Travelling with his niece and a guide, the Australian was returning from the scenic Gokyo Lakes region somewhere between 15,400 and 16,400 feet up, heading for Manche. He fell sick around 21:00 on Sunday 4 January 2015 in Khumjung in the Khotang District.
Ranjit Lama of Himaland Adventure treks, which organised the expedition, affirmed that the man became unconscious while taking a brief rest from walking, of which the guide was made aware.
Local police official, Khagendra Khadka, divulged that the body was transported to the Nepalese capital of Kathmandu for a post mortem. Khadka described the probable cause of death as altitude sickness.
The Gokyo region, spotted with lakes and astounding views of Everest, is known to locals as Death Valley because hikers ascend too rapidly on the easy terrain, increasing the prospect of altitude sickness as atmospheric pressure drops rapidly.
In October 2014, 43 hikers, guides and porters were killed in a massive snowstorm on the popular Annapurna circuit.
That same month, 49-year-old Briton, Debra Wilding, died of altitude sickness as she returned from a trek to Everest base camp – she was discovered dead in her hotel room having complained of breathing problems.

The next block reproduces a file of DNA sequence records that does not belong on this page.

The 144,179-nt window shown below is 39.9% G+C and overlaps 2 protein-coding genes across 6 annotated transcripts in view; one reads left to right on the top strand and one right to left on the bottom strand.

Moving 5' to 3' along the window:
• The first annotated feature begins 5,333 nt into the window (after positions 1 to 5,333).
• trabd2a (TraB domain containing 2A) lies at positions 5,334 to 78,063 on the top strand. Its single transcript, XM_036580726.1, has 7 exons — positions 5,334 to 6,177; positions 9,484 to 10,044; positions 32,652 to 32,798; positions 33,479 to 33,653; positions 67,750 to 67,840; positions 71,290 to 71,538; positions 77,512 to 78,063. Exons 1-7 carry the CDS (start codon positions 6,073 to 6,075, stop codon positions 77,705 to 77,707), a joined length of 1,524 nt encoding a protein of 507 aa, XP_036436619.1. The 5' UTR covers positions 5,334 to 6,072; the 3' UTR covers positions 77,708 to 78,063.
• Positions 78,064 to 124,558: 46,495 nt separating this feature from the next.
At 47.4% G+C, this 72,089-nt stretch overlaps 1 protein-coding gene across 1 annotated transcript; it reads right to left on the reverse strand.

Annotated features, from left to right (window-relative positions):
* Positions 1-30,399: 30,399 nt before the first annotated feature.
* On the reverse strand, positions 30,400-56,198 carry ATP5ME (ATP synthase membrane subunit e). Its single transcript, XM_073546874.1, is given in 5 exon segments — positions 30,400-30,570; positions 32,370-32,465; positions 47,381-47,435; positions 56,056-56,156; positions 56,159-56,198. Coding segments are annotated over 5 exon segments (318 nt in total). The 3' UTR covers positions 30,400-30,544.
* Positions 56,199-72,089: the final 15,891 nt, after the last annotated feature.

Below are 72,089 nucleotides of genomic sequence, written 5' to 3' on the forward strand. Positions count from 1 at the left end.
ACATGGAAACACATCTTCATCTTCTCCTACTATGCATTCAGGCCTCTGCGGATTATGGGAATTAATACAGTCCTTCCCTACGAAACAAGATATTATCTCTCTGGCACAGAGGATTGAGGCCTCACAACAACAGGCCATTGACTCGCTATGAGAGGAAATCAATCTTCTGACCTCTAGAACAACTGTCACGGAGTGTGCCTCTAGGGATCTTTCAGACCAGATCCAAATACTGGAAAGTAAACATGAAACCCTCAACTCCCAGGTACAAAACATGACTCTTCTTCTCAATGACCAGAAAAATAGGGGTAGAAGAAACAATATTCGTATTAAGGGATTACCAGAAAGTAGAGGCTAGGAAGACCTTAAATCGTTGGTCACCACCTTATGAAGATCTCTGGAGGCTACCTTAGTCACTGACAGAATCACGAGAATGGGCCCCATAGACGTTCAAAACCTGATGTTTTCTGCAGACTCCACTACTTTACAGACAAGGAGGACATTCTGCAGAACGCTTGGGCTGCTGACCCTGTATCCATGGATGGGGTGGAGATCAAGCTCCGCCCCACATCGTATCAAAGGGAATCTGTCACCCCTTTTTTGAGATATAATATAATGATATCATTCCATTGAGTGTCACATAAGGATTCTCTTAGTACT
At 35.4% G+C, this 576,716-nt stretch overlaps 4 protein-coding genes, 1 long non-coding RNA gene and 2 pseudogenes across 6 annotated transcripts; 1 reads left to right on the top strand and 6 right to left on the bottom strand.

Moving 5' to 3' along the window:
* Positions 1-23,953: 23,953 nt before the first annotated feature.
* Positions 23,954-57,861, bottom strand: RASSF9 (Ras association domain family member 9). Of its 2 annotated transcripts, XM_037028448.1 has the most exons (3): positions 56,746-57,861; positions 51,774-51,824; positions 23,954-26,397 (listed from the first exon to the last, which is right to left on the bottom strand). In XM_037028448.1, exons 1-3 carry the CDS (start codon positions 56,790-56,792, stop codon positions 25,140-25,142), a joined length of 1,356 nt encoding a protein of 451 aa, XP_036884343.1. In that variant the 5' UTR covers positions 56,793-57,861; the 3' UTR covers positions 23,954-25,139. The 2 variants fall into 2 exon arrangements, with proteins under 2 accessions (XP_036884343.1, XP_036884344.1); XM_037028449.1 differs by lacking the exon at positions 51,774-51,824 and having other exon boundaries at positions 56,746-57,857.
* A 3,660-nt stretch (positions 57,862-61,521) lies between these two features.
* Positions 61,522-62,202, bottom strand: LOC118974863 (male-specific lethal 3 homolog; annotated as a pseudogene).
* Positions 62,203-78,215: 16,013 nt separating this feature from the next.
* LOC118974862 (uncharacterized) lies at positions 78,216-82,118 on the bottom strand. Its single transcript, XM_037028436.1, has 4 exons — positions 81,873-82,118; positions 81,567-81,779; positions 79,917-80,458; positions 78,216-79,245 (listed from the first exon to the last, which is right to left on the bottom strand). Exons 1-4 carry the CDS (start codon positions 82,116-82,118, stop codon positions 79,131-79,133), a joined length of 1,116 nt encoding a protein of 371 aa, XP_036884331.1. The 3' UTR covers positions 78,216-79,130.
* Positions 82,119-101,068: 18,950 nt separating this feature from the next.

In April, hundreds of climbers called off their plans to tackle Everest following an avalanche that killed 16 Nepalese guides in the worst accident ever to occur on the world’s highest mountain.
While the deceased Australian was no spring chicken, young and fit travellers are no more immune to altitude sickness. In 2011, 28-year-old Rachel Burke, a naval worker, died in this manner, again in Gokyo. She had completed a marathon weeks before departing for Nepal.
Altitude sickness continues to be a problem for several reasons: travellers might not see a GP for instructions on how to minimise altitude sickness and recognise and manage its symptoms; the ease of international travel makes higher elevation destinations more accessible; and time is not spent acclimatising as it would expend a most valuable resource in a holiday that’s all-too-short.